16-ounce Coca-Cola bottle molds
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    Auction Finds

    Spotting a fake Coca Cola bottle

    When you’re in Georgia, you expect to see a lot of Coca Cola. When you visit antique shops and malls in the state, you expect to see even more.

    And I saw plenty of Coke paraphernalia – vintage, reproductions and otherwise – when I dropped by several antique malls while I was visiting my family in the state over the holidays. I checked out the Big Peach Antiques Mall near Macon and several shops in a pinpoint of a town near Atlanta called Chamblee, which bills itself as the South’s largest antiques row.

    Coca Cola bottles

    An up-close look at “D-Patent Cokes” with the names of Macon, Albany and Savannah, GA.

    I went to Chamblee the day after Christmas and only a handful of shops seemed to be open, including the Rust ‘n Dust, one of those places that someone like me can get lost in. While my sister Christine breezed through the store and finished rather quickly, I was still looking through a case in the first room.

    The shop had several of the Coke women trays, and they looked to be not the originals from the early 20th century – which I blogged about last year after one was sold at auction – but the reproductions from the 1970s. At an antiques mall near Macon, I spotted two vintage porcelain Coke signs whose prices attested to their authenticity.

    Most of the stuff at an all-Coke booth at the Big Peach mall were reproductions whose asking prices were much more than I thought the items were worth.

    Coca Cola bottles

    Porcelain Coca Cola signs that looked to be authentic.

    It seems that I always come across the hobble-skirt Coke bottles, which were first used around 1917 and are still in use today. I’ve even picked up some in box lots at auctions in Philadelphia, including a handful once with the names of cities on the bottom. I just knew I had made a magnificent find.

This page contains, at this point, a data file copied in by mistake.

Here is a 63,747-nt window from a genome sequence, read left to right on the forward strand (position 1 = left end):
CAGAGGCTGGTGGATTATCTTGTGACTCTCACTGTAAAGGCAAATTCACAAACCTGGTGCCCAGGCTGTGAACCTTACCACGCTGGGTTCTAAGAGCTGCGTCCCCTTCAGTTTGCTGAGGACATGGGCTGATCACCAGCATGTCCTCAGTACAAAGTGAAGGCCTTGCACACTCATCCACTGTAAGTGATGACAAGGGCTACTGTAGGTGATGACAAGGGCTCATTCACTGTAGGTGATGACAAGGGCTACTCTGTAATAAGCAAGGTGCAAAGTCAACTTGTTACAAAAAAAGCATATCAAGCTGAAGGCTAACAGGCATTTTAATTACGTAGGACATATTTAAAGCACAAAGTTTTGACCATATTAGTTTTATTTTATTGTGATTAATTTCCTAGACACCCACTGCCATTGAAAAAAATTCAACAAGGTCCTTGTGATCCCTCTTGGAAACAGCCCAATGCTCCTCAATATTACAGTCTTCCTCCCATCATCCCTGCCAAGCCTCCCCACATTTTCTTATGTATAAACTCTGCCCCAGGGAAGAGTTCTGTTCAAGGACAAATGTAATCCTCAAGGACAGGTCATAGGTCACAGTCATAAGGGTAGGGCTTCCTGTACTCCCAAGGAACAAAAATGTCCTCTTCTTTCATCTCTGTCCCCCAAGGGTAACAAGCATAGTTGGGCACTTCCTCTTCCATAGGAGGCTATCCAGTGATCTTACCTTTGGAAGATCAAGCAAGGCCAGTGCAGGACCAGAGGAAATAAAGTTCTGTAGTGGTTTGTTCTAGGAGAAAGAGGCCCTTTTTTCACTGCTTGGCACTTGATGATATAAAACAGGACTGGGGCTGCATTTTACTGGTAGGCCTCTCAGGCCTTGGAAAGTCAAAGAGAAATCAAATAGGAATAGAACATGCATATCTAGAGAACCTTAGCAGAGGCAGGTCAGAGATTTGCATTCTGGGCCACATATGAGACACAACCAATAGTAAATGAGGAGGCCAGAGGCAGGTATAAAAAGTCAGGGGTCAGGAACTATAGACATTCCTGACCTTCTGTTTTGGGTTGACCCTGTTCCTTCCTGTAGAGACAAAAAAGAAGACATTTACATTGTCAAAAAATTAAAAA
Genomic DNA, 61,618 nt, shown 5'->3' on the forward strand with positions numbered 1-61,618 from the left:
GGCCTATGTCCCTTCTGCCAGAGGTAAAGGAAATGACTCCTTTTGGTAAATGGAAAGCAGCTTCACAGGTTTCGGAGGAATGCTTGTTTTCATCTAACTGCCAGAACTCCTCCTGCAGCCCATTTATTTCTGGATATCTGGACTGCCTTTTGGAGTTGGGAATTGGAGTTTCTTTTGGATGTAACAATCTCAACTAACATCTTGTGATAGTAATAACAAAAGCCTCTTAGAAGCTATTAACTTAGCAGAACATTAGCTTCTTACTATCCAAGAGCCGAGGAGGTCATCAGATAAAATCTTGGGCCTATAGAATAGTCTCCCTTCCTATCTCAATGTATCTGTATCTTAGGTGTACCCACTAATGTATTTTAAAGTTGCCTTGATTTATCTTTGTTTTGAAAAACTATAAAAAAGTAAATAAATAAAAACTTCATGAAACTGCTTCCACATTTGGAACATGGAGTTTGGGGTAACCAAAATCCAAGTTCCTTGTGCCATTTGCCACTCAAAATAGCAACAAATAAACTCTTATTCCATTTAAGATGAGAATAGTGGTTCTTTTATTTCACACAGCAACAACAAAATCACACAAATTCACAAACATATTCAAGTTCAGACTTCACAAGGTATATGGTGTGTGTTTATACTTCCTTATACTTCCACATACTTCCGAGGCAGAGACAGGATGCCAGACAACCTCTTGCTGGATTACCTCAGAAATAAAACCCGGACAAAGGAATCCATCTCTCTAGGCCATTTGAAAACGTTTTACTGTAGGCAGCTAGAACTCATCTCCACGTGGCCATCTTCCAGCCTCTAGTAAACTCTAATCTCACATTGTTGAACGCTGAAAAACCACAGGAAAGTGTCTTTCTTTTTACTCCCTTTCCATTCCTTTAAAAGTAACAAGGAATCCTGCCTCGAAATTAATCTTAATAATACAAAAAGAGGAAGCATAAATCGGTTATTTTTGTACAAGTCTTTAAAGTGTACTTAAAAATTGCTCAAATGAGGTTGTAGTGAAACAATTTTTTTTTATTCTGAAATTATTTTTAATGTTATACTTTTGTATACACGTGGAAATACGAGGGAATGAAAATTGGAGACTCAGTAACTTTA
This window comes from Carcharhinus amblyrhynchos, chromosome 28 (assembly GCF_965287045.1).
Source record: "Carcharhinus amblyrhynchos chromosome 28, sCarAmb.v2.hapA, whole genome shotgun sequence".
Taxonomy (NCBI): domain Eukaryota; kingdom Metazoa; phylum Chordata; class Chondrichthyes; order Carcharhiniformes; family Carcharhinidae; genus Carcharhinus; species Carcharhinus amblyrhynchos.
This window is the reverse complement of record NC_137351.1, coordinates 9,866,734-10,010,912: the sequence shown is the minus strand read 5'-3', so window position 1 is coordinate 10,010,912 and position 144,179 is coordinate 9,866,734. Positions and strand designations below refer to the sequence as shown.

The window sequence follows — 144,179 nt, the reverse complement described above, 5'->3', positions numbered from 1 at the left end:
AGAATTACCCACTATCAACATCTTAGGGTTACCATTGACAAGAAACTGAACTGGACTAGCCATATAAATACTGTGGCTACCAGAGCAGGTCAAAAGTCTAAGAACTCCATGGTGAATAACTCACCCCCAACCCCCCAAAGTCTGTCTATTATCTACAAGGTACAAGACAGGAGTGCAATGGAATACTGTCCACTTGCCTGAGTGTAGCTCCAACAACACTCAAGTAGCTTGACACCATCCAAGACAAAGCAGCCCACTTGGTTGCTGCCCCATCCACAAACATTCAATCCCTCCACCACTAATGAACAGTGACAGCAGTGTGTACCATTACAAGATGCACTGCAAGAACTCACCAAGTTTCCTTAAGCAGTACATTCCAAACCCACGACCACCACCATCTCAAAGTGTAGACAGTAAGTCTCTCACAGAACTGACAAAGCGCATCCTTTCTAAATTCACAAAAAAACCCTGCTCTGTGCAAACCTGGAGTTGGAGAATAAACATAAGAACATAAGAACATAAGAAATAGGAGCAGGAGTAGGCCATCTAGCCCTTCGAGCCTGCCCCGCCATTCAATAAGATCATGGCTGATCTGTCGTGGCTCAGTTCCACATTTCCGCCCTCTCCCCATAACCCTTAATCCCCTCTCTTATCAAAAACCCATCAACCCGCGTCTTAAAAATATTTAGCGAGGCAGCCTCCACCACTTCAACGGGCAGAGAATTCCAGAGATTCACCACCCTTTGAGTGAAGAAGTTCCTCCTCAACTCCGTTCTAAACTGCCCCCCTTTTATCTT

Once I got them home and did the research, I learned that they were fakes. Coke bottlers starting in 1918 embossed the name of their city and state on the bottom of the bottles, and some collectors buy them based on that (bottles with small town names are said to be more collectible). My auction bottles, however, had a ring that connected the name of the city and state, indicating that they were fakes.

    Coca Cola bottles

    The bottom of this Coca Cola bottle has the city of Albany, GA, embossed on the bottom.

    At one of the antique malls, I stopped at a booth with more than a dozen hobble-skirt Coke bottles on a shelf. Always on the lookout for the originals, I started reading the inscription on the belly of the bottles (I’m always searching for the original Dec. 25, 1923, “Christmas Cokes” from the 1920s and not the 1989 repros, along with error bottles). They all appeared to be “D-Patent Cokes” bottles, which were made between 1938 and 1951.

    Turning the bottles over one by one, I saw that each had the ring on the bottom and a C in a circle in the center, which was different from the other repros I had seen. One website I checked showed a similar 1950s bottle from the Chattanooga Glass Co. with the Circle C logo. Even so, the $5 price tag was a no-sell for me.